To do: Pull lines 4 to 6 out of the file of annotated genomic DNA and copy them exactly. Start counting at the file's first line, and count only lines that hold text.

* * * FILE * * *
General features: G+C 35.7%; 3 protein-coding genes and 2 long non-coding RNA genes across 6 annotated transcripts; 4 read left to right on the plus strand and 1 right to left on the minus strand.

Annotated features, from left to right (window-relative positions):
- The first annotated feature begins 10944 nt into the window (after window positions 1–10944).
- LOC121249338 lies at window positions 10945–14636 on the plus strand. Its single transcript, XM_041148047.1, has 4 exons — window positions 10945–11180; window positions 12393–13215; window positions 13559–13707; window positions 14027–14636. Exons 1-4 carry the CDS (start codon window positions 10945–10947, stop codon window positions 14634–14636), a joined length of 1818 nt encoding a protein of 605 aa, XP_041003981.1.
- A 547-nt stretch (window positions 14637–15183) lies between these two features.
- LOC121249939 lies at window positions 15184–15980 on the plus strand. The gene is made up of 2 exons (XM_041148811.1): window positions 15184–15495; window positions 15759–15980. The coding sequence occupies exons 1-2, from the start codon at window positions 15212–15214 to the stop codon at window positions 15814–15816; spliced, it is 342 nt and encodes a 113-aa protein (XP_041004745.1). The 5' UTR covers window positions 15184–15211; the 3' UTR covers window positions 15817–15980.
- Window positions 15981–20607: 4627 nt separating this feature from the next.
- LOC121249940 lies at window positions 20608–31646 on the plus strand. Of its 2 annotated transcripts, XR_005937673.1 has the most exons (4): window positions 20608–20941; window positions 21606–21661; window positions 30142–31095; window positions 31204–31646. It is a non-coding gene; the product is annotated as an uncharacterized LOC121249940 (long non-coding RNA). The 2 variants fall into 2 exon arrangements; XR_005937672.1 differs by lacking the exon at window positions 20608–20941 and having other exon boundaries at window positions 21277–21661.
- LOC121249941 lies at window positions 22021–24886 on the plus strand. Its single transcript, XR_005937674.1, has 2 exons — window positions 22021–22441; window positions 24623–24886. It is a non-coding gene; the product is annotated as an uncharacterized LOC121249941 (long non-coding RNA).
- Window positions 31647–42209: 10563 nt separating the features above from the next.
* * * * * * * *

- LOC121249338 lies at window positions 10945–14636 on the plus strand. Its single transcript, XM_041148047.1, has 4 exons — window positions 10945–11180; window positions 12393–13215; window positions 13559–13707; window positions 14027–14636. Exons 1-4 carry the CDS (start codon window positions 10945–10947, stop codon window positions 14634–14636), a joined length of 1818 nt encoding a protein of 605 aa, XP_041003981.1.
- A 547-nt stretch (window positions 14637–15183) lies between these two features.
- LOC121249939 lies at window positions 15184–15980 on the plus strand. The gene is made up of 2 exons (XM_041148811.1): window positions 15184–15495; window positions 15759–15980. The coding sequence occupies exons 1-2, from the start codon at window positions 15212–15214 to the stop codon at window positions 15814–15816; spliced, it is 342 nt and encodes a 113-aa protein (XP_041004745.1). The 5' UTR covers window positions 15184–15211; the 3' UTR covers window positions 15817–15980.